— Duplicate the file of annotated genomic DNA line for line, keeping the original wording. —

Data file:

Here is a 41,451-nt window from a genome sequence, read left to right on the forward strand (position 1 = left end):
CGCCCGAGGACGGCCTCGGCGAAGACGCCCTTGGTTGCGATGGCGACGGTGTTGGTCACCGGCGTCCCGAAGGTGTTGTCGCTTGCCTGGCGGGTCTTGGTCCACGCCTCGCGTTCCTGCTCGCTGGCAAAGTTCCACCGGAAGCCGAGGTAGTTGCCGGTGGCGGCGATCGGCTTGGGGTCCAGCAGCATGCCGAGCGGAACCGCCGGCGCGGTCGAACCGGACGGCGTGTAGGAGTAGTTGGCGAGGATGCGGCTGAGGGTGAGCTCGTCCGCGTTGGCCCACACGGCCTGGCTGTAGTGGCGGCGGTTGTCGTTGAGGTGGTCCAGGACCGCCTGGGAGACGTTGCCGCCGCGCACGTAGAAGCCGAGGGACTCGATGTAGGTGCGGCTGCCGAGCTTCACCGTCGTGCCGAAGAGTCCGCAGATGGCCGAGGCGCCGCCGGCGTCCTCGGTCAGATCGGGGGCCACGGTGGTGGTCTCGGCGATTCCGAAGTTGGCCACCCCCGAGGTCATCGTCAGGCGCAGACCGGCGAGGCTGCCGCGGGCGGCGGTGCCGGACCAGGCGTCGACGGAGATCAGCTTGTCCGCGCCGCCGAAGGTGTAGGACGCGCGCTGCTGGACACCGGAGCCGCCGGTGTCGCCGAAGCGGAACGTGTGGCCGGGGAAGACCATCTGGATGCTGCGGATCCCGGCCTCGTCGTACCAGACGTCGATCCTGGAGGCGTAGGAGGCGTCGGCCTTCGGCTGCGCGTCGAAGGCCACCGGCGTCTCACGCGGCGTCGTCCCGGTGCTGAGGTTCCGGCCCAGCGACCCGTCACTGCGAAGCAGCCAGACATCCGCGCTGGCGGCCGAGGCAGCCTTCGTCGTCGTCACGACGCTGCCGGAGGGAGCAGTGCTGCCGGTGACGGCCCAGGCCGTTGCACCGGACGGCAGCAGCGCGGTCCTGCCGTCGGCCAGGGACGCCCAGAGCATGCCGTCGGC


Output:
Here is a 41,451-nt window from a genome sequence, read left to right on the forward strand (position 1 = left end):
CGCCCGAGGACGGCCTCGGCGAAGACGCCCTTGGTTGCGATGGCGACGGTGTTGGTCACCGGCGTCCCGAAGGTGTTGTCGCTTGCCTGGCGGGTCTTGGTCCACGCCTCGCGTTCCTGCTCGCTGGCAAAGTTCCACCGGAAGCCGAGGTAGTTGCCGGTGGCGGCGATCGGCTTGGGGTCCAGCAGCATGCCGAGCGGAACCGCCGGCGCGGTCGAACCGGACGGCGTGTAGGAGTAGTTGGCGAGGATGCGGCTGAGGGTGAGCTCGTCCGCGTTGGCCCACACGGCCTGGCTGTAGTGGCGGCGGTTGTCGTTGAGGTGGTCCAGGACCGCCTGGGAGACGTTGCCGCCGCGCACGTAGAAGCCGAGGGACTCGATGTAGGTGCGGCTGCCGAGCTTCACCGTCGTGCCGAAGAGTCCGCAGATGGCCGAGGCGCCGCCGGCGTCCTCGGTCAGATCGGGGGCCACGGTGGTGGTCTCGGCGATTCCGAAGTTGGCCACCCCCGAGGTCATCGTCAGGCGCAGACCGGCGAGGCTGCCGCGGGCGGCGGTGCCGGACCAGGCGTCGACGGAGATCAGCTTGTCCGCGCCGCCGAAGGTGTAGGACGCGCGCTGCTGGACACCGGAGCCGCCGGTGTCGCCGAAGCGGAACGTGTGGCCGGGGAAGACCATCTGGATGCTGCGGATCCCGGCCTCGTCGTACCAGACGTCGATCCTGGAGGCGTAGGAGGCGTCGGCCTTCGGCTGCGCGTCGAAGGCCACCGGCGTCTCACGCGGCGTCGTCCCGGTGCTGAGGTTCCGGCCCAGCGACCCGTCACTGCGAAGCAGCCAGACATCCGCGCTGGCGGCCGAGGCAGCCTTCGTCGTCGTCACGACGCTGCCGGAGGGAGCAGTGCTGCCGGTGACGGCCCAGGCCGTTGCACCGGACGGCAGCAGCGCGGTCCTGCCGTCGGCCAGGGACGCCCAGAGCATGCCGTCGGC